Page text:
The BP oil spill looks less like a freak accident than a disaster in waiting. A series of new reports by government and independent investigators paints a consistent picture of how unprepared the industry and government still are to deal with a runaway deepwater well. The industry needs to get its equipment and training up to standards, and the government must bring its oversight up to speed. Both need to be more honest about the dangers of offshore drilling.
The staff of the presidential commission investigating the spill released draft reports last week that vividly detail how BP, the industry and the government fumbled both before and after the April 20 explosion of the Deepwater Horizon rig. The drilling industry lacked the necessary equipment, technical means and training to contain a disaster, and the government had no meaningful expertise to regulate a risk-taking industry.
The commission staff made a valuable contribution by offering a rich, behind-the-scenes look at the arrogance, incompetence and helplessness that conspired to frustrate the response. BP had "no available, tested techniques to stop" the blowout other than the time-consuming process of drilling a relief well to intercept the gushing oil. The federal government's regulatory arm at the time, the Minerals Management Service, had only "four to five employees" on the scene in Houston to oversee BP's efforts. Most of them lacked the expertise to provide much help. The net result, according to the spill commission staff, is that federal officials "took a crash course in petroleum engineering," which effectively left the response in the hands of the people who caused the disaster.
The commission, co-chaired by former Florida Gov. and Sen. Bob Graham and former EPA Administrator Bill Reilly, has done good work in a short period, even without the full authority of subpoena power to more fully uncover what happened. While the panel expects to issue its findings in January on what caused the disaster, it already has made meaningful, commonsense recommendations, calling on the industry to employ better equipment and safety practices and for the government to bring more resources to the table in a more unified fashion.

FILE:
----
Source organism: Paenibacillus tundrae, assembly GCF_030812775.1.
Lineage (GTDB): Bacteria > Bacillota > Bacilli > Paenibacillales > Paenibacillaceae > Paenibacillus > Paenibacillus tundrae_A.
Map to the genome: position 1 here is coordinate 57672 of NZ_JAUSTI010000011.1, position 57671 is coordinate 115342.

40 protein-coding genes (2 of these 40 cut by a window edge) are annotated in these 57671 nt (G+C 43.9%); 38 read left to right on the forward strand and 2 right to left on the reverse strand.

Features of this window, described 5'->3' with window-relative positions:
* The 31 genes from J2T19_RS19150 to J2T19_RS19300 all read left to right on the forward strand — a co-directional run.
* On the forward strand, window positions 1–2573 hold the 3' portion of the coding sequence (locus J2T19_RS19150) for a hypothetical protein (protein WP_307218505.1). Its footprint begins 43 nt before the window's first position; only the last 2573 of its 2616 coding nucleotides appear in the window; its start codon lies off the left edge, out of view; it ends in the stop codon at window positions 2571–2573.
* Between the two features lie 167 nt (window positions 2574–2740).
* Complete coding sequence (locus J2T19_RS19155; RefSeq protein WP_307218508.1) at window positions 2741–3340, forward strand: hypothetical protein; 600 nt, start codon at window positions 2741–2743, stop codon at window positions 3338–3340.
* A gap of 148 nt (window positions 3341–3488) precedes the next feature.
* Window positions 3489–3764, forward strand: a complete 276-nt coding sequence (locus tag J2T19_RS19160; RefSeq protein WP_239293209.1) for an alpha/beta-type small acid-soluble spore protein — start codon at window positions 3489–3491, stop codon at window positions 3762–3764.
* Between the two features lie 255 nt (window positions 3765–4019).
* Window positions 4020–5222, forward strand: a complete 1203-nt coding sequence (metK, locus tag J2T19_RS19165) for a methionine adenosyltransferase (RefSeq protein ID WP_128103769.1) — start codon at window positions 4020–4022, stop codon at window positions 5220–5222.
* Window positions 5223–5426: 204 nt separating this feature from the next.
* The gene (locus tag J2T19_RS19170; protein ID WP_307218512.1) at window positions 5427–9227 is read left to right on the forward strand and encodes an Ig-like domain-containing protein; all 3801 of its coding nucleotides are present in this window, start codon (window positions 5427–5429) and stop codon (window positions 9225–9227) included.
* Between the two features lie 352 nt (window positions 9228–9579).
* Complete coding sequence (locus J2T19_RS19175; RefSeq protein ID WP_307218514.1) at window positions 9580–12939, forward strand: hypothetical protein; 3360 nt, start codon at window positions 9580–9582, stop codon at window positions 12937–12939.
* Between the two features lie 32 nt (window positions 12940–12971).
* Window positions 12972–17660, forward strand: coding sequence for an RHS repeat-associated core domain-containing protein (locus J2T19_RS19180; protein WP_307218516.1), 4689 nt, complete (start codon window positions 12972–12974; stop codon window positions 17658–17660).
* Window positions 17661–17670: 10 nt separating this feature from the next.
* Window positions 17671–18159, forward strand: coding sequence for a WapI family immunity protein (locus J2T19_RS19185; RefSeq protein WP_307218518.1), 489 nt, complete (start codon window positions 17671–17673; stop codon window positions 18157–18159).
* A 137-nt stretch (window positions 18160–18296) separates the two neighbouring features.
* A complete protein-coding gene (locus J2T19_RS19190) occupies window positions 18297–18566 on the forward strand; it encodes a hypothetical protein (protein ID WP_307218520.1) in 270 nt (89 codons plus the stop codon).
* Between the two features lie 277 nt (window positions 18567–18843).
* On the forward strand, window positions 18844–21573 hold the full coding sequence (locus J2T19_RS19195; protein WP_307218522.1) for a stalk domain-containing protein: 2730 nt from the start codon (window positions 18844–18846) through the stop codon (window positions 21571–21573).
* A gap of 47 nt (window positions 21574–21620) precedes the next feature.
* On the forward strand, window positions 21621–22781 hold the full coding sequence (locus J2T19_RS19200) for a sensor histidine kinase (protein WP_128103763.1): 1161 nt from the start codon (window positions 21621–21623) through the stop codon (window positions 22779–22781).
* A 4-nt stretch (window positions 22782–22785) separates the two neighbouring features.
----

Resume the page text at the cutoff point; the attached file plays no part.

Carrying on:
Federal officials lost credibility early on by taking so long to establish how much oil was leaking from the well. They compounded the damage by vastly underestimating the size of the leak, and they worsened matters again by insisting that the size of the leak was no big deal because the government was already working full bore.
The spill commission report confirms that the size of the leak mattered. The government's unwillingness to estimate the flow rate accurately "may have hindered" the strategies to bring the well under control and the sense of urgency on the part of responders. The White House downplayed the spill and its immediate impact and blocked an attempt by scientists to fully explore the worst-case scenario. With fossil fuels providing 85 percent of the United States' energy needs, Americans need to have confidence that the federal government can manage drilling safely. The nation is a long way from there.